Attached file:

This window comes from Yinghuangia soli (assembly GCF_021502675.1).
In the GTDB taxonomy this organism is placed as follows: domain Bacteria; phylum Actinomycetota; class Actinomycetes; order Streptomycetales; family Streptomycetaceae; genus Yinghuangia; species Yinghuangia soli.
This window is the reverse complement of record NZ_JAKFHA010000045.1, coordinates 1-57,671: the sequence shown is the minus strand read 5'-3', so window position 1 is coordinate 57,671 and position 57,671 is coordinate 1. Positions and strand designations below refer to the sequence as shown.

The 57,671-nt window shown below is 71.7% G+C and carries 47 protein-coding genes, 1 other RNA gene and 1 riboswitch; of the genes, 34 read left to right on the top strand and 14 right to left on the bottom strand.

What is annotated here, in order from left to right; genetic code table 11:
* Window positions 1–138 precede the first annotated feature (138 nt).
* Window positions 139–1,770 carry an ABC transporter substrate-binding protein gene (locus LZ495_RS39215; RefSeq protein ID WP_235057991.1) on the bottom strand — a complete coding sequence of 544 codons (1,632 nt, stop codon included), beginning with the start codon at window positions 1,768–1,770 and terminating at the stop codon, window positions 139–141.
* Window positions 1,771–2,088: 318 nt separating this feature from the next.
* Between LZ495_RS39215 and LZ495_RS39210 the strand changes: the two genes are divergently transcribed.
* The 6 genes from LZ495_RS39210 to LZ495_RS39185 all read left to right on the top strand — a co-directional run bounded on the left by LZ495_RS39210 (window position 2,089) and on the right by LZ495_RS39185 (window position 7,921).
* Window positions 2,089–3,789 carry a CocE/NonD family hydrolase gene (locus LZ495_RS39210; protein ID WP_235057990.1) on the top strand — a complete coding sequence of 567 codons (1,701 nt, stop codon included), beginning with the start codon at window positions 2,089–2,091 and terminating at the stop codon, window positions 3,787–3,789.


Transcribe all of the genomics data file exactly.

This window comes from Yinghuangia soli (assembly GCF_021502675.1).
In the GTDB taxonomy this organism is placed as follows: domain Bacteria; phylum Actinomycetota; class Actinomycetes; order Streptomycetales; family Streptomycetaceae; genus Yinghuangia; species Yinghuangia soli.
This window is the reverse complement of record NZ_JAKFHA010000045.1, coordinates 1-57,671: the sequence shown is the minus strand read 5'-3', so window position 1 is coordinate 57,671 and position 57,671 is coordinate 1. Positions and strand designations below refer to the sequence as shown.

The 57,671-nt window shown below is 71.7% G+C and carries 47 protein-coding genes, 1 other RNA gene and 1 riboswitch; of the genes, 34 read left to right on the top strand and 14 right to left on the bottom strand.

What is annotated here, in order from left to right; genetic code table 11:
* Window positions 1–138 precede the first annotated feature (138 nt).
* Window positions 139–1,770 carry an ABC transporter substrate-binding protein gene (locus LZ495_RS39215; RefSeq protein ID WP_235057991.1) on the bottom strand — a complete coding sequence of 544 codons (1,632 nt, stop codon included), beginning with the start codon at window positions 1,768–1,770 and terminating at the stop codon, window positions 139–141.
* Window positions 1,771–2,088: 318 nt separating this feature from the next.
* Between LZ495_RS39215 and LZ495_RS39210 the strand changes: the two genes are divergently transcribed.
* The 6 genes from LZ495_RS39210 to LZ495_RS39185 all read left to right on the top strand — a co-directional run bounded on the left by LZ495_RS39210 (window position 2,089) and on the right by LZ495_RS39185 (window position 7,921).
* Window positions 2,089–3,789 carry a CocE/NonD family hydrolase gene (locus LZ495_RS39210; protein ID WP_235057990.1) on the top strand — a complete coding sequence of 567 codons (1,701 nt, stop codon included), beginning with the start codon at window positions 2,089–2,091 and terminating at the stop codon, window positions 3,787–3,789.